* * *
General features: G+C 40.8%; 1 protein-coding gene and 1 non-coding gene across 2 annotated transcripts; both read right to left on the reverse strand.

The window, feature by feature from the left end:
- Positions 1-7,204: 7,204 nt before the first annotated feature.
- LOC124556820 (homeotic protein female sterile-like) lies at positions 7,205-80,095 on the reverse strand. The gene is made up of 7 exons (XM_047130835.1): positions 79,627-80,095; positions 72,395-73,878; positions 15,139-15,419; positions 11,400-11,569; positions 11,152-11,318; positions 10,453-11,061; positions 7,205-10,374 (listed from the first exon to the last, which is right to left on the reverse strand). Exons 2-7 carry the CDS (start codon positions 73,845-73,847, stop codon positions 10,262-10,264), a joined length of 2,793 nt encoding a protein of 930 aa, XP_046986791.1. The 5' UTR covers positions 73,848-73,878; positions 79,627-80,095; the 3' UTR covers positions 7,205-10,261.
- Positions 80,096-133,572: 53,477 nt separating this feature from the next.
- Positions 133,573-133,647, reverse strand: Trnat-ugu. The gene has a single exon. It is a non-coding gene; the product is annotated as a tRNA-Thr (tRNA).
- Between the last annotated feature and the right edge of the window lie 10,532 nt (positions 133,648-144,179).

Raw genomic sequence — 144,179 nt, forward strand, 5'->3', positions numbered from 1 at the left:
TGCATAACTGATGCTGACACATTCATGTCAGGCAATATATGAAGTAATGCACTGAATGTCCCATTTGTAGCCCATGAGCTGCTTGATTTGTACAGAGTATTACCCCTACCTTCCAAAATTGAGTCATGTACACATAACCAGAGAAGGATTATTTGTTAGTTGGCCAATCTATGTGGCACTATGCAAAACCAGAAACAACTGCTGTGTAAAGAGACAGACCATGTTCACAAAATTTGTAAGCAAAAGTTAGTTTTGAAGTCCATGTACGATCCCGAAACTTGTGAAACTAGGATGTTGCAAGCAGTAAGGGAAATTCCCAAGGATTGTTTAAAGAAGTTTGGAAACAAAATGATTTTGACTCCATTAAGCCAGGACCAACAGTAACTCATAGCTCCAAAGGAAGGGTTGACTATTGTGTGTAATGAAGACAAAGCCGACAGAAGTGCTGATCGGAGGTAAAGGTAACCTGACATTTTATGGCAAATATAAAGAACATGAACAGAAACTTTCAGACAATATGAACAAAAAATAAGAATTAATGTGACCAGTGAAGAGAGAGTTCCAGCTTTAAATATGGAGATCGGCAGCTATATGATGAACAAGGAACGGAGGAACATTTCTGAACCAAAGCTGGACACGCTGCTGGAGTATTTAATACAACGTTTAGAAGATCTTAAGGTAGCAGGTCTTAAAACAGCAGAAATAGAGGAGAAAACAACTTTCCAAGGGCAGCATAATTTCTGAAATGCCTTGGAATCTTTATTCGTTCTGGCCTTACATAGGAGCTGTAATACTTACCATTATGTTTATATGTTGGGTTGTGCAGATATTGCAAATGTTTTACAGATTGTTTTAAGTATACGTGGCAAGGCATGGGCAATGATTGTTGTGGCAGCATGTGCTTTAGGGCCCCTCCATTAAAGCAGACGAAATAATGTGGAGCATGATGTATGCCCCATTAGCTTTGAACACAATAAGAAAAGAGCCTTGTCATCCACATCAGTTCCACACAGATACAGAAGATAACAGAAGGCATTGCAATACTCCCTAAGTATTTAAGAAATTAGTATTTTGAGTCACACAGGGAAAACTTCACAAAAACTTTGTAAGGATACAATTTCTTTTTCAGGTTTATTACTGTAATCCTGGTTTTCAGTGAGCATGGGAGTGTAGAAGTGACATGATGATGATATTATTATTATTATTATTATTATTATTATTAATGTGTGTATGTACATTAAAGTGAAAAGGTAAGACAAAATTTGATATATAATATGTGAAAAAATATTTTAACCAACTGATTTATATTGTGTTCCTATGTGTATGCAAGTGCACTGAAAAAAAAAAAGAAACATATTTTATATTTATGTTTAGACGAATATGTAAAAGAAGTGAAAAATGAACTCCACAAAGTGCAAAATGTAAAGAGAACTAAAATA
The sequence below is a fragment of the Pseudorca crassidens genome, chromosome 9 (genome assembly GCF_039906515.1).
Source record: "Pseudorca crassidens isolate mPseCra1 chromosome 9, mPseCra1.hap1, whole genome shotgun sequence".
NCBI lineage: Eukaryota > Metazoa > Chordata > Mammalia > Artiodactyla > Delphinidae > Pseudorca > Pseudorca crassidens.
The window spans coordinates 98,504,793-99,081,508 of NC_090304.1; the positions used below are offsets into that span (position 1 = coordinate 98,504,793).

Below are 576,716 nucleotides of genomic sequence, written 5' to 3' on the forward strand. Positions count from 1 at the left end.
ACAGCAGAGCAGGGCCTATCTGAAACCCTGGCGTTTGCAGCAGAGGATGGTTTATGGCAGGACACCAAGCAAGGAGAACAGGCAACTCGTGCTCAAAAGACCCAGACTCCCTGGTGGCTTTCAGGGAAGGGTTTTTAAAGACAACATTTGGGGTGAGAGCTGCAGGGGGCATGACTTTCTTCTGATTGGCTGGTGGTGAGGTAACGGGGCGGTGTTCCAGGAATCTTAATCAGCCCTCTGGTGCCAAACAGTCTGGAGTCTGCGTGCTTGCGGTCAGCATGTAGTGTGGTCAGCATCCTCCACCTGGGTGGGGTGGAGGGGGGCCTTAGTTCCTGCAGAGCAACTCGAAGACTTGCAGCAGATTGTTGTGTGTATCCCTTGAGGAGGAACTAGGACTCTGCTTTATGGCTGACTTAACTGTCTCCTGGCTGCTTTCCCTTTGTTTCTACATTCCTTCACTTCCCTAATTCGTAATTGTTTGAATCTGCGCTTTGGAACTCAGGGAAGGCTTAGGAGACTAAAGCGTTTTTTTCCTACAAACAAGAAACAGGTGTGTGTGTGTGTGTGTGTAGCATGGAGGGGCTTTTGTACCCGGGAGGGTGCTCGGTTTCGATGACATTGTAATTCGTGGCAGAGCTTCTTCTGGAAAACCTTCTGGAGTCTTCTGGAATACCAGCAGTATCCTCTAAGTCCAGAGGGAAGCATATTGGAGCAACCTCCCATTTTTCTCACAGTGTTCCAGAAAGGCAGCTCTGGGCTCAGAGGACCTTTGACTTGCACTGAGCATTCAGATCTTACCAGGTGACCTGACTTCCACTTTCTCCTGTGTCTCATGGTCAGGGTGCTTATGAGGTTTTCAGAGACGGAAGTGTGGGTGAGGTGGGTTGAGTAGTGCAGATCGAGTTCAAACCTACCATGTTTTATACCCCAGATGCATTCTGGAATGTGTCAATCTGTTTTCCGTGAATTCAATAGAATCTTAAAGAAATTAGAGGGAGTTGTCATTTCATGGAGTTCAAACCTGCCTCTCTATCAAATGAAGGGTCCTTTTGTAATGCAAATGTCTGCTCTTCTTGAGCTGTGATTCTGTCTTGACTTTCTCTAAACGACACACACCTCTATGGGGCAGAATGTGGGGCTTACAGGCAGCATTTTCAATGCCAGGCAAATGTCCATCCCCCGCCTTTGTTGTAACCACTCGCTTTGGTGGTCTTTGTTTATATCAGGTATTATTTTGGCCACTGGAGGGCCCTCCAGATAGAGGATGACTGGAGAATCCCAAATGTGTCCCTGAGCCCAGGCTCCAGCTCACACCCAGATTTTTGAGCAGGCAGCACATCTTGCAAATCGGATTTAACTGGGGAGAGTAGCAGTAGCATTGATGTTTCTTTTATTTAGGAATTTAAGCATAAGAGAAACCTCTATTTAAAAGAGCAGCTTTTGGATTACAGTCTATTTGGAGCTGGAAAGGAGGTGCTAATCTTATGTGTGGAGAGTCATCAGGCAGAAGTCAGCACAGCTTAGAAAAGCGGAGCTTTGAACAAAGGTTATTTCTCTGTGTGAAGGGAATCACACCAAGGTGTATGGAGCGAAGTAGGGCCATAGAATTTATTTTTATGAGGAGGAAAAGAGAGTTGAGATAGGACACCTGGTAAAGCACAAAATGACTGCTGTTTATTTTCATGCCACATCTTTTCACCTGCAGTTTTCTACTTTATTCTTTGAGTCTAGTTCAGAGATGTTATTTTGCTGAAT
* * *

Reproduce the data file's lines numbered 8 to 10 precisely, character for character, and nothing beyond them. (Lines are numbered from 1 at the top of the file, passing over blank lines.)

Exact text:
Raw genomic sequence — 144,179 nt, forward strand, 5'->3', positions numbered from 1 at the left:
TGCATAACTGATGCTGACACATTCATGTCAGGCAATATATGAAGTAATGCACTGAATGTCCCATTTGTAGCCCATGAGCTGCTTGATTTGTACAGAGTATTACCCCTACCTTCCAAAATTGAGTCATGTACACATAACCAGAGAAGGATTATTTGTTAGTTGGCCAATCTATGTGGCACTATGCAAAACCAGAAACAACTGCTGTGTAAAGAGACAGACCATGTTCACAAAATTTGTAAGCAAAAGTTAGTTTTGAAGTCCATGTACGATCCCGAAACTTGTGAAACTAGGATGTTGCAAGCAGTAAGGGAAATTCCCAAGGATTGTTTAAAGAAGTTTGGAAACAAAATGATTTTGACTCCATTAAGCCAGGACCAACAGTAACTCATAGCTCCAAAGGAAGGGTTGACTATTGTGTGTAATGAAGACAAAGCCGACAGAAGTGCTGATCGGAGGTAAAGGTAACCTGACATTTTATGGCAAATATAAAGAACATGAACAGAAACTTTCAGACAATATGAACAAAAAATAAGAATTAATGTGACCAGTGAAGAGAGAGTTCCAGCTTTAAATATGGAGATCGGCAGCTATATGATGAACAAGGAACGGAGGAACATTTCTGAACCAAAGCTGGACACGCTGCTGGAGTATTTAATACAACGTTTAGAAGATCTTAAGGTAGCAGGTCTTAAAACAGCAGAAATAGAGGAGAAAACAACTTTCCAAGGGCAGCATAATTTCTGAAATGCCTTGGAATCTTTATTCGTTCTGGCCTTACATAGGAGCTGTAATACTTACCATTATGTTTATATGTTGGGTTGTGCAGATATTGCAAATGTTTTACAGATTGTTTTAAGTATACGTGGCAAGGCATGGGCAATGATTGTTGTGGCAGCATGTGCTTTAGGGCCCCTCCATTAAAGCAGACGAAATAATGTGGAGCATGATGTATGCCCCATTAGCTTTGAACACAATAAGAAAAGAGCCTTGTCATCCACATCAGTTCCACACAGATACAGAAGATAACAGAAGGCATTGCAATACTCCCTAAGTATTTAAGAAATTAGTATTTTGAGTCACACAGGGAAAACTTCACAAAAACTTTGTAAGGATACAATTTCTTTTTCAGGTTTATTACTGTAATCCTGGTTTTCAGTGAGCATGGGAGTGTAGAAGTGACATGATGATGATATTATTATTATTATTATTATTATTATTATTAATGTGTGTATGTACATTAAAGTGAAAAGGTAAGACAAAATTTGATATATAATATGTGAAAAAATATTTTAACCAACTGATTTATATTGTGTTCCTATGTGTATGCAAGTGCACTGAAAAAAAAAAAGAAACATATTTTATATTTATGTTTAGACGAATATGTAAAAGAAGTGAAAAATGAACTCCACAAAGTGCAAAATGTAAAGAGAACTAAAATA
The sequence below is a fragment of the Pseudorca crassidens genome, chromosome 9 (genome assembly GCF_039906515.1).